The turnaround at HOPE for receiving funding after filing a claim is around 15-19 days, Sturgill said, which matches up with the two-to-three-week time frame that Cooper claimed during his press conference. According to Cooper, since the HOPE program opened last fall, more than $324 million has been awarded to help North Carolina families, with over $230 million already paid to landlords and utility providers statewide.
How much money is left?
Sturgill said he didn’t have a figure for how much funding is left, but he knows there is plenty. He said recent reports stated the HOPE program is still processing the 55,000 applications that have come in and expects to still have money left over after all of those applications are processed.
“For people out there who are behind on their rent, they need to know that,” Sturgill said. “Don’t refuse to apply because you think there’s not going to be any money left. That’s not the case right now.”
Can landlords apply on behalf of their tenants?
A new update to the HOPE program allows landlords to refer tenants that are struggling and can use assistance, though they aren’t allowed to directly apply on their behalf. The reason for that is tenants must provide documentation to prove that their financial situation has been affected by COVID — proof of a layoff, an increase in childcare costs, or reduced hours at work — and a landlord most likely won’t have access to such documents.
Upon receiving a referral from a landlord, a HOPE staff member will reach out directly to the tenant to see if they can assist with an application.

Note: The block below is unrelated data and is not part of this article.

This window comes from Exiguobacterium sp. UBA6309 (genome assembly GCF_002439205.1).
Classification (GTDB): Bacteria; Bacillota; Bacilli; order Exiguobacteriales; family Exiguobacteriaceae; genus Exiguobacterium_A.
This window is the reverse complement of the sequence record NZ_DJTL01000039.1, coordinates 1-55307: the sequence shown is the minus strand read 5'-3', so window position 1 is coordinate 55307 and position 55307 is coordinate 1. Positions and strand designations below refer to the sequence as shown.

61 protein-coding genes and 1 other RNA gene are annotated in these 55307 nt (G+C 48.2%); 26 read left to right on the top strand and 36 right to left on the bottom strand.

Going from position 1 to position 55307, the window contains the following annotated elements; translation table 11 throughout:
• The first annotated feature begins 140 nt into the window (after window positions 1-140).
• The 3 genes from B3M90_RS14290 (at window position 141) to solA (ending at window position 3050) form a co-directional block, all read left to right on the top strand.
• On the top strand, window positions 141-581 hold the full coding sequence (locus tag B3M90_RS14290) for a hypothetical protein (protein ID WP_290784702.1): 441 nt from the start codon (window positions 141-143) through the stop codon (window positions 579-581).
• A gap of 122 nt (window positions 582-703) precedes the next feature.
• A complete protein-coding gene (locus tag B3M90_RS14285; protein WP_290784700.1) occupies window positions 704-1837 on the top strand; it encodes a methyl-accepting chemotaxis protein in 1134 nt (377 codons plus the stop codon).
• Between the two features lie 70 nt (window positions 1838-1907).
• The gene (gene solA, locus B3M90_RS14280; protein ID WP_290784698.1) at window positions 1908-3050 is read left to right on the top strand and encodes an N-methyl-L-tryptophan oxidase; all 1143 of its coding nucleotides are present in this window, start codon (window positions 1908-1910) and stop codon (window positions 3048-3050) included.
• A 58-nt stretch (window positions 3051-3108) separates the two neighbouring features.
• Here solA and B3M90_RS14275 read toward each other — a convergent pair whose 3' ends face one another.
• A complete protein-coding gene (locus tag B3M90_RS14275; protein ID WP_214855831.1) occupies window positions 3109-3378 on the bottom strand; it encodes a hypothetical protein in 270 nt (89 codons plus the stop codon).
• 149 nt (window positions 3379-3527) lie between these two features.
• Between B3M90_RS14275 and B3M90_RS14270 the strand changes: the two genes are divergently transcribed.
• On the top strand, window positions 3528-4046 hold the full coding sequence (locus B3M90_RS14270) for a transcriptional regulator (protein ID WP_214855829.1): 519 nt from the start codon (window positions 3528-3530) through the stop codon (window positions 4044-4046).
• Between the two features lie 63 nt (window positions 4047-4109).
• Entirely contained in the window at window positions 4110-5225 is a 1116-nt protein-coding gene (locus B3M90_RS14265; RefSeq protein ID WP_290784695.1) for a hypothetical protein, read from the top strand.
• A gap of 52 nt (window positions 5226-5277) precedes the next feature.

How can people who are not tenants or landlords help?
Internet access and tech literacy are two big barriers that Sturgill discussed at length on Wednesday.
“A lot of the application process is online. It may be a mixture of some people not knowing the assistance is out there and the people who do know, if they have challenges getting online and using the online application portal, that may be an issue,” Sturgill said. “There are a lot of community groups that ask what they may be able to do to help in this situation, and that’s one thing that we could use more of is to help people that have challenges accessing the information and applying.”
Beyond that, Sturgill simply urges people to get the word out as best they can.
“A lot of tenants still don’t know about it, even though they may qualify for assistance under the HOPE program,” he said. “At this point it’s not really the amount of money, we just need more people to apply for it and we need the process to move more quickly … but if people don’t know about it and they’re not applying for it, then it doesn’t matter how fast it is. So I think a really big component of this is to spread the word and to make sure people know to apply and that they should apply early.
How can organizations better help their clients?
According to Sturgill, what makes an organization more effective is ease of access.
“To the extent that programs can offer options for people over the phone to get assistance to apply or go in person to apply where that’s available, I think that does help encourage people to come,” Sturgill said. “You do have people who are turned off by the application process if it’s solely online just because they’re not comfortable with technology; they’re not able to effectively use technology to do that. So to the extent that those types of resources can be made available, that’s helpful.
“I also think not being overly burdensome in the amount of documentation required from tenants to apply [is important],” Sturgill continued. “There are some documents that the federal government does require in order for tenants to receive this assistance, but I would encourage organizations not to add any additional steps or additional documentation beyond what’s required by the federal government, because when you do that you’re filtering out a lot of people who may have lost documentation or have trouble getting it.”
To apply for rental or utility assistance, visit the HOPE program website.